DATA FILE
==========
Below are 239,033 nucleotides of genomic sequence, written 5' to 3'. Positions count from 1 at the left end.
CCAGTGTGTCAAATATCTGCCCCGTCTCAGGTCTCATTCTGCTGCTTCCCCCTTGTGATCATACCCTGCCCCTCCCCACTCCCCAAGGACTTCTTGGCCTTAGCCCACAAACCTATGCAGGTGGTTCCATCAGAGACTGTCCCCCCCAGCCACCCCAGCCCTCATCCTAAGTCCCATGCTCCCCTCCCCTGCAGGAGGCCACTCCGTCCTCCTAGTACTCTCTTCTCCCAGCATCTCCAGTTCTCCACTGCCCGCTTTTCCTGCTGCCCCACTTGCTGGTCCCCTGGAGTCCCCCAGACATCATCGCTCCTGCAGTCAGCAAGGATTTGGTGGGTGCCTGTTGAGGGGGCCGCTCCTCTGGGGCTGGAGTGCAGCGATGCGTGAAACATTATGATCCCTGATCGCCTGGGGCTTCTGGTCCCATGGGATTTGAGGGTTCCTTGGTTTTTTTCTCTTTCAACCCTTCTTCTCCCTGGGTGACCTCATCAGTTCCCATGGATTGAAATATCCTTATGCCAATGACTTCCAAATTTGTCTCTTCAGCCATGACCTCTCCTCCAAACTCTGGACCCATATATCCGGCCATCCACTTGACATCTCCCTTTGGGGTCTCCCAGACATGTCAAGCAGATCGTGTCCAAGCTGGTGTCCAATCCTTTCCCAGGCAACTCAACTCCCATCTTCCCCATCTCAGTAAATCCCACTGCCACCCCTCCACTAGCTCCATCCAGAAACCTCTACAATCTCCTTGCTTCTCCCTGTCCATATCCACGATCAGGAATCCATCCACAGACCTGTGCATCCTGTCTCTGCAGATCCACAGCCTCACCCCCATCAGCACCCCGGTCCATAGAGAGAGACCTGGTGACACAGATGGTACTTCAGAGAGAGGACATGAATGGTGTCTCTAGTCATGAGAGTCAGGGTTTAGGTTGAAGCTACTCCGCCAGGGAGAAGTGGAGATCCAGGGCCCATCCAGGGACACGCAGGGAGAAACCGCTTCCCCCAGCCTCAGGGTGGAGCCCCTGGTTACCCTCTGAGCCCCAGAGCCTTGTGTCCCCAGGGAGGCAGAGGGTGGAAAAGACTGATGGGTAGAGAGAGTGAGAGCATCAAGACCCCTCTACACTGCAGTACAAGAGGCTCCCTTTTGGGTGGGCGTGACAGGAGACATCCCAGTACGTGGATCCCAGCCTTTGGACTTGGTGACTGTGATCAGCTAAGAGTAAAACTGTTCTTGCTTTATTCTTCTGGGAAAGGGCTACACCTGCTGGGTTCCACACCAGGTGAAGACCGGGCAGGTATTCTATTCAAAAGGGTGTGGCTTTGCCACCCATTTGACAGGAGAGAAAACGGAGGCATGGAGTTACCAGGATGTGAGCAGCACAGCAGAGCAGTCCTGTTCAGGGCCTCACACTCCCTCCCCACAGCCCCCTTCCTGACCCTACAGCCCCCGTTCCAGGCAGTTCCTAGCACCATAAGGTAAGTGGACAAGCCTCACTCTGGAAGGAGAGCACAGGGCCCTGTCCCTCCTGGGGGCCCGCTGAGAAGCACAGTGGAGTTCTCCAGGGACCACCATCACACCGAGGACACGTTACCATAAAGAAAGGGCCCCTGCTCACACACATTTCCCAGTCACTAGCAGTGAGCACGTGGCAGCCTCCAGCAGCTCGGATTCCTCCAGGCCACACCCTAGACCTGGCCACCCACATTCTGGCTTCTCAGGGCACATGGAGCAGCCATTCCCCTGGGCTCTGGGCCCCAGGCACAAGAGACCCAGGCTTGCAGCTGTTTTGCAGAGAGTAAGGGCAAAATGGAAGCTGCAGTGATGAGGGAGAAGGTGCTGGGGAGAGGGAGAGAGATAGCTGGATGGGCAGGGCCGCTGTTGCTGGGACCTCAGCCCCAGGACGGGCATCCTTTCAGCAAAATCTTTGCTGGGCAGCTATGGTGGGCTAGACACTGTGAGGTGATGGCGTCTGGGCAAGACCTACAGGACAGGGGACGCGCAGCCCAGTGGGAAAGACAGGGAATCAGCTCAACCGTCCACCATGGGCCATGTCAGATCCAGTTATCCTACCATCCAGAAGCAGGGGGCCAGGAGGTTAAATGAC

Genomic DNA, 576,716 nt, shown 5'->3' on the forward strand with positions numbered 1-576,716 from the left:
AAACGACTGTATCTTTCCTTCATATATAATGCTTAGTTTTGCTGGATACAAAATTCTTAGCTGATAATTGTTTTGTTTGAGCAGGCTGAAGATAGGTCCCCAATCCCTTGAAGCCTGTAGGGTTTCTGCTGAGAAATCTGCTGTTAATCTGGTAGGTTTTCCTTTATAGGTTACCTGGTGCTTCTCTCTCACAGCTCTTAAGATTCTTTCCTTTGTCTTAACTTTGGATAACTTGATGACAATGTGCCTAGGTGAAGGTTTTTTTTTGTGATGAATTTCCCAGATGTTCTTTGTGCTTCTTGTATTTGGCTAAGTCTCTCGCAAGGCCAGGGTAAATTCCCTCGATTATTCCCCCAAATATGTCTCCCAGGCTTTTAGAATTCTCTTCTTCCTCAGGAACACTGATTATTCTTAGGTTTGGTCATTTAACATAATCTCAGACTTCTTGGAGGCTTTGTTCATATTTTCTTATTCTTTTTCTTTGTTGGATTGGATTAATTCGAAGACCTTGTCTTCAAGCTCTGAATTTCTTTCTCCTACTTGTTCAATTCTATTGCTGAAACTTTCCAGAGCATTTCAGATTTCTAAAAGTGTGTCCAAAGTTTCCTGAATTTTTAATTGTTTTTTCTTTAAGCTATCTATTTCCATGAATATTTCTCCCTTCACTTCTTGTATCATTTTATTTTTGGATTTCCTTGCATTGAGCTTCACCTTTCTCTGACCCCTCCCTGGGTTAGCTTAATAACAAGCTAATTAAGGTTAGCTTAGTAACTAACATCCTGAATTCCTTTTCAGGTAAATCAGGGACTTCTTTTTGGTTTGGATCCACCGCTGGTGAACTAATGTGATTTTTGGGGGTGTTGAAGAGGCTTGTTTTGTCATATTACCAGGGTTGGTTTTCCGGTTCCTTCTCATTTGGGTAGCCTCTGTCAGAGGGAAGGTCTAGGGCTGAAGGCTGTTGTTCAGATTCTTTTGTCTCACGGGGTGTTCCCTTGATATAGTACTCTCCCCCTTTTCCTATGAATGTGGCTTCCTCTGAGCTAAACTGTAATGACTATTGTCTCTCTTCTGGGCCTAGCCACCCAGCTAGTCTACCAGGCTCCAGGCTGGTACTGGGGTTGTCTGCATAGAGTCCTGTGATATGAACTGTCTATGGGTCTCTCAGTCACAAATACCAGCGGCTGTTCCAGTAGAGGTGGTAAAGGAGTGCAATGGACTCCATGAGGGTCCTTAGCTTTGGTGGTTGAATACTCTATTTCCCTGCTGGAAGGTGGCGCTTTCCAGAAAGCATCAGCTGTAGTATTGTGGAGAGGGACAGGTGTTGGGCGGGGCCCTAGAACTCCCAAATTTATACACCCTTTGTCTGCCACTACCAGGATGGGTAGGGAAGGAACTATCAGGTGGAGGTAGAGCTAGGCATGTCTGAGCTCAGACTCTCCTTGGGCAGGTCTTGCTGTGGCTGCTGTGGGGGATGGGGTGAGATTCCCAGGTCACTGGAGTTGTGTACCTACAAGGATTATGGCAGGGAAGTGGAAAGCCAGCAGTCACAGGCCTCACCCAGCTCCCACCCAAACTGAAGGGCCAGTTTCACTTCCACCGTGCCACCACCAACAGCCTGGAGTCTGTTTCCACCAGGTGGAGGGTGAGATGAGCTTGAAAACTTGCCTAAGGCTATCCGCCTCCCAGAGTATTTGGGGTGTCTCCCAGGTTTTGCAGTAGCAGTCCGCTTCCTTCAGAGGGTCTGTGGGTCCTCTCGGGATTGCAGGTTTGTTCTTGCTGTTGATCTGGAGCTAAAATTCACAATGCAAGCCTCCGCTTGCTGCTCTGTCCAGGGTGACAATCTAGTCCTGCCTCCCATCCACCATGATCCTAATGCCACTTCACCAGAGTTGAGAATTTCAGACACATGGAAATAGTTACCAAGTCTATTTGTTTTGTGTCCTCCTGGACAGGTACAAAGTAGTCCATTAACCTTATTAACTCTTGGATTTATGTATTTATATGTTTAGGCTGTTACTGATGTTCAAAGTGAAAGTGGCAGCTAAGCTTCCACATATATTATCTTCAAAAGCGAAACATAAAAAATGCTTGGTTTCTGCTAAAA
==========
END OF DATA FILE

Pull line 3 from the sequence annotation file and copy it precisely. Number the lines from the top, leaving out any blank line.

Genomic DNA, 576,716 nt, shown 5'->3' on the forward strand with positions numbered 1-576,716 from the left: